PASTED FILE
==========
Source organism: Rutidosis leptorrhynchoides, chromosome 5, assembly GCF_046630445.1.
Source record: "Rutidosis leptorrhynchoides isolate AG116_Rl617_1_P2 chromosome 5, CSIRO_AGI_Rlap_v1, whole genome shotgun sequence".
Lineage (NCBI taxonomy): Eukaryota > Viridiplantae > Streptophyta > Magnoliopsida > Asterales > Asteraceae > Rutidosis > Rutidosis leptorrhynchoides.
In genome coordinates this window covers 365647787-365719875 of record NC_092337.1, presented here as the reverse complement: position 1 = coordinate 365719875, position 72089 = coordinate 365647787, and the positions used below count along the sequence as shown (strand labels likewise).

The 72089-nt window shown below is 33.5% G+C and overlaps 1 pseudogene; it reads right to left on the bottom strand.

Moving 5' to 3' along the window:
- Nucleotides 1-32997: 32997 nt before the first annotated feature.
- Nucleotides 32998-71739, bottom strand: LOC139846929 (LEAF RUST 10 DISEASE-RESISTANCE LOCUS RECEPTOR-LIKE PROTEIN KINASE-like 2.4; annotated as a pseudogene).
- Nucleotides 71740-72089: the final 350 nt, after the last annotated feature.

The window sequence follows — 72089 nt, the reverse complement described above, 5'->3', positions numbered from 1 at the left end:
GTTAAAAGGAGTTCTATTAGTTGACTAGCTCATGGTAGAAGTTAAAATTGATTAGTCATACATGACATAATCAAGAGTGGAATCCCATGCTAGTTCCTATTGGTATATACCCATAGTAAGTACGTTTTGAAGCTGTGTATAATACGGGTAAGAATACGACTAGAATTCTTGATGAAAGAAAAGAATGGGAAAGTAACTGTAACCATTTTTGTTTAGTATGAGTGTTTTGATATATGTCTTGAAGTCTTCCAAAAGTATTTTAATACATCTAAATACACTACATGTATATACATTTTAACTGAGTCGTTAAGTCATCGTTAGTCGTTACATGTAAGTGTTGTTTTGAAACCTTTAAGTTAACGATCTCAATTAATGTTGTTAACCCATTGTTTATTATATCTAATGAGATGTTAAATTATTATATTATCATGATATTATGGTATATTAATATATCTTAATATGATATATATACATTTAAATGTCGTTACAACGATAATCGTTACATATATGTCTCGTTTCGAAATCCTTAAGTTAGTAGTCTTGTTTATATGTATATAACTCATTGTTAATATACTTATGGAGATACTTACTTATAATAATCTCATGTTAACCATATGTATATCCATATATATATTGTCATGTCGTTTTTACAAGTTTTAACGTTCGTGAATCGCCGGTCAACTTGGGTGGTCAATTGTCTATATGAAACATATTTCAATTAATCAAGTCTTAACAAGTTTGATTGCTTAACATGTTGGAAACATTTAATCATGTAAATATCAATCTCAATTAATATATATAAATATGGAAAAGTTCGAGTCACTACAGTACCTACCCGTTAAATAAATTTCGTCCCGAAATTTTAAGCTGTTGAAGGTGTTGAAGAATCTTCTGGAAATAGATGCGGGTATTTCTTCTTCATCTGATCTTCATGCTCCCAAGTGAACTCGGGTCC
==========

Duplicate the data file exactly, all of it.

Source organism: Rutidosis leptorrhynchoides, chromosome 5, assembly GCF_046630445.1.
Source record: "Rutidosis leptorrhynchoides isolate AG116_Rl617_1_P2 chromosome 5, CSIRO_AGI_Rlap_v1, whole genome shotgun sequence".
Lineage (NCBI taxonomy): Eukaryota > Viridiplantae > Streptophyta > Magnoliopsida > Asterales > Asteraceae > Rutidosis > Rutidosis leptorrhynchoides.
In genome coordinates this window covers 365647787-365719875 of record NC_092337.1, presented here as the reverse complement: position 1 = coordinate 365719875, position 72089 = coordinate 365647787, and the positions used below count along the sequence as shown (strand labels likewise).

The 72089-nt window shown below is 33.5% G+C and overlaps 1 pseudogene; it reads right to left on the bottom strand.

Moving 5' to 3' along the window:
- Nucleotides 1-32997: 32997 nt before the first annotated feature.
- Nucleotides 32998-71739, bottom strand: LOC139846929 (LEAF RUST 10 DISEASE-RESISTANCE LOCUS RECEPTOR-LIKE PROTEIN KINASE-like 2.4; annotated as a pseudogene).
- Nucleotides 71740-72089: the final 350 nt, after the last annotated feature.

The window sequence follows — 72089 nt, the reverse complement described above, 5'->3', positions numbered from 1 at the left end:
GTTAAAAGGAGTTCTATTAGTTGACTAGCTCATGGTAGAAGTTAAAATTGATTAGTCATACATGACATAATCAAGAGTGGAATCCCATGCTAGTTCCTATTGGTATATACCCATAGTAAGTACGTTTTGAAGCTGTGTATAATACGGGTAAGAATACGACTAGAATTCTTGATGAAAGAAAAGAATGGGAAAGTAACTGTAACCATTTTTGTTTAGTATGAGTGTTTTGATATATGTCTTGAAGTCTTCCAAAAGTATTTTAATACATCTAAATACACTACATGTATATACATTTTAACTGAGTCGTTAAGTCATCGTTAGTCGTTACATGTAAGTGTTGTTTTGAAACCTTTAAGTTAACGATCTCAATTAATGTTGTTAACCCATTGTTTATTATATCTAATGAGATGTTAAATTATTATATTATCATGATATTATGGTATATTAATATATCTTAATATGATATATATACATTTAAATGTCGTTACAACGATAATCGTTACATATATGTCTCGTTTCGAAATCCTTAAGTTAGTAGTCTTGTTTATATGTATATAACTCATTGTTAATATACTTATGGAGATACTTACTTATAATAATCTCATGTTAACCATATGTATATCCATATATATATTGTCATGTCGTTTTTACAAGTTTTAACGTTCGTGAATCGCCGGTCAACTTGGGTGGTCAATTGTCTATATGAAACATATTTCAATTAATCAAGTCTTAACAAGTTTGATTGCTTAACATGTTGGAAACATTTAATCATGTAAATATCAATCTCAATTAATATATATAAATATGGAAAAGTTCGAGTCACTACAGTACCTACCCGTTAAATAAATTTCGTCCCGAAATTTTAAGCTGTTGAAGGTGTTGAAGAATCTTCTGGAAATAGATGCGGGTATTTCTTCTTCATCTGATCTTCATGCTCCCAAGTGAACTCGGGTCC